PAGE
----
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Agnes Stevenson: It’s winter but there’s colour in the garden

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In spring their buds are bright and fresh and the reverse side of the opened leaves has a lovely, white sheen.

Now, with the leaves long gone, these trees continue to delight me as their bare stems have a deep purple shade that stands out, even against a grey sky.

Seen from the kitchen window, the bark of the cherry tree at the bottom of my garden has a coral tinge while the branches of the willows that grow close by are silver and yellow.

Look closely and you’ll be amazed at how much colour you can find, even in the depths of winter.

Maybe I’m a bit odd, but I love this time of year when the garden is stripped back to its elements.

It’s a bit like opening the back of a fancy Swiss watch and seeing the cogs and wheels – you get a glimpse of the workings of nature and a chance to appreciate amazing things that are hidden by the froth of summer foliage.

Right now, the garden is also a very busy place, with deer at the fence and great tits perched on the feeders.

Robins scratch at any recently-disturbed soil and I’m always delighted to see the little wrens that turn up.

It helps that I live just a few miles from the River Forth and am on the flight path of the thousands of geese that flock there every morning to feed.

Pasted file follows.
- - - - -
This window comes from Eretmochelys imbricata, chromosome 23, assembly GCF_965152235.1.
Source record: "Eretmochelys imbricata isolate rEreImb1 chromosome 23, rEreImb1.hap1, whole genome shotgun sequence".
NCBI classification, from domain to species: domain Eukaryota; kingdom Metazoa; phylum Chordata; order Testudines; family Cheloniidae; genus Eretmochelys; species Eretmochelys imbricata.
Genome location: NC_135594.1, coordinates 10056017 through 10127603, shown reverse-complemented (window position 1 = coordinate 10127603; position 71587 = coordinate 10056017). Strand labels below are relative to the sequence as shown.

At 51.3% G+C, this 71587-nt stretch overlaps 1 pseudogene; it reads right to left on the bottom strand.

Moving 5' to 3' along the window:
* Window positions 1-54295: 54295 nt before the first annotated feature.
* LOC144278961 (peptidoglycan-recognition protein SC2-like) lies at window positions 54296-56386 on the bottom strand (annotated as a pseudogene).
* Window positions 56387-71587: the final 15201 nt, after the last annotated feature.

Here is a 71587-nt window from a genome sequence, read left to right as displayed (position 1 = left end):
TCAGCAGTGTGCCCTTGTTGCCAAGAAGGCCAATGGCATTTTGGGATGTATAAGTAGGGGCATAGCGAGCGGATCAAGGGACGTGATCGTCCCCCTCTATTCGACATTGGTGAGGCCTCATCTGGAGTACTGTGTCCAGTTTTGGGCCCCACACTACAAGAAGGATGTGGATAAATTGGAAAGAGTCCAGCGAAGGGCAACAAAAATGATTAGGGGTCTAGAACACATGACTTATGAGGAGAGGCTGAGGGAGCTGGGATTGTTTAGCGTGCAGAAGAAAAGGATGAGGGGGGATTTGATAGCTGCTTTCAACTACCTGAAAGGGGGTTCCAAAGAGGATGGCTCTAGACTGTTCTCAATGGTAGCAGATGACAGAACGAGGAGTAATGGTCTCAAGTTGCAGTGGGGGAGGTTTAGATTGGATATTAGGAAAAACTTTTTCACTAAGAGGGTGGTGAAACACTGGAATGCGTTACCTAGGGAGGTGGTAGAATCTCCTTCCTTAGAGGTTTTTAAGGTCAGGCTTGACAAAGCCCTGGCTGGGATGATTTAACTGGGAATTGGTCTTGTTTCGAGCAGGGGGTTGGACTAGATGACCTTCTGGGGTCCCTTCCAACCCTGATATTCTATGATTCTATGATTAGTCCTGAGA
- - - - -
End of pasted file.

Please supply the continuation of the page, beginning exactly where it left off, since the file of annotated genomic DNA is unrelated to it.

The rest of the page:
The other day while I was clearing up some storm damage I looked up to see five swans flying just overhead, their huge wings noisily displacing the air as they headed for the nearby ponds.

My squirrels are the grey kind and not the lovely red ones that scamper about in woodland close to here, but I still enjoy their antics and welcome them as part of the wildlife that fills the garden when the leaves and flowers have disappeared.

What I still need however are more of those wonderful plants that are at their best in December, such as perfumed viburnums and the lovely rowans including Sorbus vilmorinii, which produces pink berries that fade to white as winter progresses.

At the moment I’m dithering over which crab apple to plant, swinging between ‘Red Sentinel’ and a newer variety called ‘Rosehip’ that has flagon-shaped fruits.

Either would bring a festive touch to the garden, their fruits dangling from the branches like Christmas baubles.

Meanwhile the scarlet dogwoods, raised from cuttings, have never looked better.

Their bare stems glow whenever there’s a hint of sun and the sweet box, Sarcoccoca hookeriana, is smothered in tiny white flowers that pack a powerful scent.

The first time I came across this was at Achamore Garden on in the Isle of Gigha.

I spent ages searching for the source of the perfume that filled the air and when I finally located it I couldn’t believe that anything so insignificant could have such a powerful scent.

I’ve grown it in my own garden ever since.